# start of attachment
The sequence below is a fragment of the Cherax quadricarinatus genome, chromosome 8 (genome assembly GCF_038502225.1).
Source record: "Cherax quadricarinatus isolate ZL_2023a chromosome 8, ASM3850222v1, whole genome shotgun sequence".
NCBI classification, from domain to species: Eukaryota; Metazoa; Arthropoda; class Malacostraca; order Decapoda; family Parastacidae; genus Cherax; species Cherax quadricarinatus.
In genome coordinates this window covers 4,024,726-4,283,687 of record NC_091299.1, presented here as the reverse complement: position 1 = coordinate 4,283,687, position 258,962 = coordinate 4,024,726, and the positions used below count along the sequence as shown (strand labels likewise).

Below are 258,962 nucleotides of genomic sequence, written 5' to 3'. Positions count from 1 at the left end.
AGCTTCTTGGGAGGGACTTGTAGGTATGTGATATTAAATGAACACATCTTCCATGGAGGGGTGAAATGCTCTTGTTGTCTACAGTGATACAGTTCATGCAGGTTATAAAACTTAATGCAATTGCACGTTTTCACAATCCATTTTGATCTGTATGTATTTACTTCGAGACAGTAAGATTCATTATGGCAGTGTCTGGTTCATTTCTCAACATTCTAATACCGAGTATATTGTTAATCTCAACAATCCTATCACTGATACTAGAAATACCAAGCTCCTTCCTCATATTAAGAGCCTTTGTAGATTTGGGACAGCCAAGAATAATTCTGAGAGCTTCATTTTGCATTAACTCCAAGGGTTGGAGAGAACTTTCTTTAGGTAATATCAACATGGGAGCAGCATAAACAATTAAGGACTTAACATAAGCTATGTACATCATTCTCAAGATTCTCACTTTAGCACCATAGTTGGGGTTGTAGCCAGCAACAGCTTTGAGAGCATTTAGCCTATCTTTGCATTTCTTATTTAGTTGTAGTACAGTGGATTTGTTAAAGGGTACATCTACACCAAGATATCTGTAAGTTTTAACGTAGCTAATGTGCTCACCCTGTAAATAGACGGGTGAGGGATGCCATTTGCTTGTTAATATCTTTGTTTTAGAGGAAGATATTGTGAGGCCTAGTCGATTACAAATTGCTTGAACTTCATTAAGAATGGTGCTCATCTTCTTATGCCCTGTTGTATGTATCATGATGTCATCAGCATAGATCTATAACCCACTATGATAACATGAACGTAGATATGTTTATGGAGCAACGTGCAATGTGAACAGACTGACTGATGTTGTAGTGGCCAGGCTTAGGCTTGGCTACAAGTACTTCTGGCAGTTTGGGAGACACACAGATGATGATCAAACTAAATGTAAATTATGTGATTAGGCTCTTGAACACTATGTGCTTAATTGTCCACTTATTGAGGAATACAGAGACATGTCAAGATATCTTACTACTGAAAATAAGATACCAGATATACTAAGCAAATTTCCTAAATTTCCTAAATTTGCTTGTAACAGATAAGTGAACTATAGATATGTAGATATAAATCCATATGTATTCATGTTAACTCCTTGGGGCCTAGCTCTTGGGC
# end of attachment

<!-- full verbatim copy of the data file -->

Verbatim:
The sequence below is a fragment of the Cherax quadricarinatus genome, chromosome 8 (genome assembly GCF_038502225.1).
Source record: "Cherax quadricarinatus isolate ZL_2023a chromosome 8, ASM3850222v1, whole genome shotgun sequence".
NCBI classification, from domain to species: Eukaryota; Metazoa; Arthropoda; class Malacostraca; order Decapoda; family Parastacidae; genus Cherax; species Cherax quadricarinatus.
In genome coordinates this window covers 4,024,726-4,283,687 of record NC_091299.1, presented here as the reverse complement: position 1 = coordinate 4,283,687, position 258,962 = coordinate 4,024,726, and the positions used below count along the sequence as shown (strand labels likewise).

Below are 258,962 nucleotides of genomic sequence, written 5' to 3'. Positions count from 1 at the left end.
AGCTTCTTGGGAGGGACTTGTAGGTATGTGATATTAAATGAACACATCTTCCATGGAGGGGTGAAATGCTCTTGTTGTCTACAGTGATACAGTTCATGCAGGTTATAAAACTTAATGCAATTGCACGTTTTCACAATCCATTTTGATCTGTATGTATTTACTTCGAGACAGTAAGATTCATTATGGCAGTGTCTGGTTCATTTCTCAACATTCTAATACCGAGTATATTGTTAATCTCAACAATCCTATCACTGATACTAGAAATACCAAGCTCCTTCCTCATATTAAGAGCCTTTGTAGATTTGGGACAGCCAAGAATAATTCTGAGAGCTTCATTTTGCATTAACTCCAAGGGTTGGAGAGAACTTTCTTTAGGTAATATCAACATGGGAGCAGCATAAACAATTAAGGACTTAACATAAGCTATGTACATCATTCTCAAGATTCTCACTTTAGCACCATAGTTGGGGTTGTAGCCAGCAACAGCTTTGAGAGCATTTAGCCTATCTTTGCATTTCTTATTTAGTTGTAGTACAGTGGATTTGTTAAAGGGTACATCTACACCAAGATATCTGTAAGTTTTAACGTAGCTAATGTGCTCACCCTGTAAATAGACGGGTGAGGGATGCCATTTGCTTGTTAATATCTTTGTTTTAGAGGAAGATATTGTGAGGCCTAGTCGATTACAAATTGCTTGAACTTCATTAAGAATGGTGCTCATCTTCTTATGCCCTGTTGTATGTATCATGATGTCATCAGCATAGATCTATAACCCACTATGATAACATGAACGTAGATATGTTTATGGAGCAACGTGCAATGTGAACAGACTGACTGATGTTGTAGTGGCCAGGCTTAGGCTTGGCTACAAGTACTTCTGGCAGTTTGGGAGACACACAGATGATGATCAAACTAAATGTAAATTATGTGATTAGGCTCTTGAACACTATGTGCTTAATTGTCCACTTATTGAGGAATACAGAGACATGTCAAGATATCTTACTACTGAAAATAAGATACCAGATATACTAAGCAAATTTCCTAAATTTCCTAAATTTGCTTGTAACAGATAAGTGAACTATAGATATGTAGATATAAATCCATATGTATTCATGTTAACTCCTTGGGGCCTAGCTCTTGGGC